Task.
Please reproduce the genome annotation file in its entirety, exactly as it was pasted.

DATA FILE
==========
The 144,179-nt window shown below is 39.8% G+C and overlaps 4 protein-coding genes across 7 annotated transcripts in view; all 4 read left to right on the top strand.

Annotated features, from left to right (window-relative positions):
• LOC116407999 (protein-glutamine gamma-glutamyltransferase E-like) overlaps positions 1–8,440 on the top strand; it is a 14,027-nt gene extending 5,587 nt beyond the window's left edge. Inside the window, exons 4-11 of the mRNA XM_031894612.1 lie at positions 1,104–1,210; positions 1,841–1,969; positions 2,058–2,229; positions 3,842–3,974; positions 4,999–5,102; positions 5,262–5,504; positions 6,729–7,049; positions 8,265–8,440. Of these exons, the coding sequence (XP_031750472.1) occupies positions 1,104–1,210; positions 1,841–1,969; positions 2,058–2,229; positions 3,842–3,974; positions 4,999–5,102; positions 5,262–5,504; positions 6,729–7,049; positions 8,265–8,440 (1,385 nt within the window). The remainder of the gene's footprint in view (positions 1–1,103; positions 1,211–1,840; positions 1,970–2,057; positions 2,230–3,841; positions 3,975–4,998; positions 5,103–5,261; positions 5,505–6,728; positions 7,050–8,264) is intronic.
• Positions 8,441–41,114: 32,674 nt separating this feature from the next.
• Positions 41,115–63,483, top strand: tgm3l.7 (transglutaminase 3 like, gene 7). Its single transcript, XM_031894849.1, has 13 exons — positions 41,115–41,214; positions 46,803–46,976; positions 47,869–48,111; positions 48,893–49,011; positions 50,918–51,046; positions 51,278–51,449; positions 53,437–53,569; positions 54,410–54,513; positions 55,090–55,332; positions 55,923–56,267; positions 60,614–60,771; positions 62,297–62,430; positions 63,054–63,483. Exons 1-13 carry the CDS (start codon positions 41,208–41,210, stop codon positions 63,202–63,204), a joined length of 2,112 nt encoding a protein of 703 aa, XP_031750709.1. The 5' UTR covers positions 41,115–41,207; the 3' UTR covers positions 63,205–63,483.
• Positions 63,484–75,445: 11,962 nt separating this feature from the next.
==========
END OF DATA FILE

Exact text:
The 144,179-nt window shown below is 39.8% G+C and overlaps 4 protein-coding genes across 7 annotated transcripts in view; all 4 read left to right on the top strand.

Annotated features, from left to right (window-relative positions):
• LOC116407999 (protein-glutamine gamma-glutamyltransferase E-like) overlaps positions 1–8,440 on the top strand; it is a 14,027-nt gene extending 5,587 nt beyond the window's left edge. Inside the window, exons 4-11 of the mRNA XM_031894612.1 lie at positions 1,104–1,210; positions 1,841–1,969; positions 2,058–2,229; positions 3,842–3,974; positions 4,999–5,102; positions 5,262–5,504; positions 6,729–7,049; positions 8,265–8,440. Of these exons, the coding sequence (XP_031750472.1) occupies positions 1,104–1,210; positions 1,841–1,969; positions 2,058–2,229; positions 3,842–3,974; positions 4,999–5,102; positions 5,262–5,504; positions 6,729–7,049; positions 8,265–8,440 (1,385 nt within the window). The remainder of the gene's footprint in view (positions 1–1,103; positions 1,211–1,840; positions 1,970–2,057; positions 2,230–3,841; positions 3,975–4,998; positions 5,103–5,261; positions 5,505–6,728; positions 7,050–8,264) is intronic.
• Positions 8,441–41,114: 32,674 nt separating this feature from the next.
• Positions 41,115–63,483, top strand: tgm3l.7 (transglutaminase 3 like, gene 7). Its single transcript, XM_031894849.1, has 13 exons — positions 41,115–41,214; positions 46,803–46,976; positions 47,869–48,111; positions 48,893–49,011; positions 50,918–51,046; positions 51,278–51,449; positions 53,437–53,569; positions 54,410–54,513; positions 55,090–55,332; positions 55,923–56,267; positions 60,614–60,771; positions 62,297–62,430; positions 63,054–63,483. Exons 1-13 carry the CDS (start codon positions 41,208–41,210, stop codon positions 63,202–63,204), a joined length of 2,112 nt encoding a protein of 703 aa, XP_031750709.1. The 5' UTR covers positions 41,115–41,207; the 3' UTR covers positions 63,205–63,483.
• Positions 63,484–75,445: 11,962 nt separating this feature from the next.